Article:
• Submit an annual report to the Rinzai-ji and Mount Baldy Zen Center Boards to ensure transparency and fairness.
• Provide mentorship of new members to ensure continuity and effectiveness.
• Keep written records of all proceedings for a period of not less than ten years.
Procedure for modification
Anyone may submit suggestions for modifying these guidelines to the Ethics and Reconciliation Council. The ERC forwards any such suggestions to the Boards with a recommendation to
1) adopt the suggestion,
2) adopt a modified version of the suggestion,
3) respectfully decline to adopt the suggestion. In any of the three possible outcomes, the Boards will draft and communicate a written response to the author of the suggestion.
Ethics and Reconciliation Council
Document History • First draft approved, June 2015, Boards of Directors of Rinzai-ji & Mount Baldy Zen Centers • Second draft approved, July 2015, Boards of Directors of Rinzai-ji & Mount Baldy Zen Centers • Second draft formally adopted, January 2016 by Boards of Directors of Rinzai-ji & Mount Baldy Zen Centers • Third and fourth drafts proposed for review in advance of posting and distribution, April & May 2016
Statement from the Board of Mount Baldy Zen Center Regarding the Actions of Joshu Roshi.
June 3, 2016
Much has been said about the actions of Joshu Roshi. For decades, many Zen practitioners have expressed appreciation for the Roshi’s profound teachings. The boards and many practitioners of Rinzai-ji and Mount Baldy also have acknowledged and expressed regret for the hurt reported by a number of practitioners. The Rinzai-ji and Mount Baldy Zen Centers’ Boards of Directors affirm both of these thoughts today.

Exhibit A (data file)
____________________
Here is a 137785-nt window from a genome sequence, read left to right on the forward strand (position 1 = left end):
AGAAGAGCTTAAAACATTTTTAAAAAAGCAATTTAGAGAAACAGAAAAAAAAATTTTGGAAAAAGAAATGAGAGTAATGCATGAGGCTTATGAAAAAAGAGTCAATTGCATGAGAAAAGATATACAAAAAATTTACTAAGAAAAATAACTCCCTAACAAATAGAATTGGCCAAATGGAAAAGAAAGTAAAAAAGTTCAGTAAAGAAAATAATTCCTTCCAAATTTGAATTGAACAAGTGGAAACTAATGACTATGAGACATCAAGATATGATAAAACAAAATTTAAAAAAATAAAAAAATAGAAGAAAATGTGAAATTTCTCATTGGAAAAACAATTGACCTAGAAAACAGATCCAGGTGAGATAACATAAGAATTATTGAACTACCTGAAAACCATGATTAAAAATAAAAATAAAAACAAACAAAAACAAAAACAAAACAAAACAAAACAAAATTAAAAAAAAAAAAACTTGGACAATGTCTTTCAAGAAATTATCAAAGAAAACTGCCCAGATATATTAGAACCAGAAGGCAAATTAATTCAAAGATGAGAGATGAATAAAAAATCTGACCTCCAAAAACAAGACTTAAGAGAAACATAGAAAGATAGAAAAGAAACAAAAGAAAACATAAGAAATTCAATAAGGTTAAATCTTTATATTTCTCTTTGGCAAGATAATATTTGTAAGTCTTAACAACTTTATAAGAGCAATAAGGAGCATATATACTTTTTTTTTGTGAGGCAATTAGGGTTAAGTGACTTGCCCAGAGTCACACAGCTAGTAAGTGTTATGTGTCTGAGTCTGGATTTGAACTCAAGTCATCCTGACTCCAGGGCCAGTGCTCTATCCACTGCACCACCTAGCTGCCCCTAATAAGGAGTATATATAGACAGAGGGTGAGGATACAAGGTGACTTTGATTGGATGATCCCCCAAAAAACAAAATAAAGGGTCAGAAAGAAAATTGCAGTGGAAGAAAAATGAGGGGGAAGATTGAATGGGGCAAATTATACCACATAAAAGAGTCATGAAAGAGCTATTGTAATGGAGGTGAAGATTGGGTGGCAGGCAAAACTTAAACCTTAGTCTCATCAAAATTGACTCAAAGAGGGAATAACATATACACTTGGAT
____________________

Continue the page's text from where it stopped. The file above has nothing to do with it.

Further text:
During the past four years those closest to Rinzai-ji and Mount Baldy have made a strong effort to bring about healing. We continue to listen and respond to the reporters of harm. We have continued the rigorous Rinzai Zen practice taught by our founder. We have strengthened our ties to Japan. We have remained fiscally strong and responsible. And we are developing visionary plans for the future.
Now we take the following additional actions:
We re-dedicate ourselves to Unity in the Sangha. We recognize, acknowledge and express regret for the toll the controversy has taken on our sense of spiritual kinship and solidarity. We will reach out to all present, past and potential Zen practitioners who wish to participate in rigorous Rinzai Zen practice. All will be welcome at our social, educational and practice-related activities.
We re-dedicate ourselves to transparency and openness to diverse points of view. Our Boards will find new and creative ways to share information. Moreover, we will continue to seek input and suggestions from all who wish to express their ideas. These thoughts will help shape our policies and strategic direction.
We recognize, acknowledge and express regret for the hurt experienced by people who have practiced with our teacher and in our community.
We recognize, acknowledge and express regret for the hurt experienced by those who perceive that the integrity and sincerity of their practice has been demeaned by heated and unwise words that have accompanied the controversy.
We have formulated and approved Right Conduct Guidelines. The document is now posted on the Rinzai-ji and Mount Baldy Zen Center websites. The gist of the guidelines are what many of us teach our children, “People are not for hurting.” And, as Roshi taught us, “Make complete relationship!”
Thank you for reading this. We look forward to your ideas and positive suggestions concerning more ways to strengthen Rinzai-ji and Mt Baldy.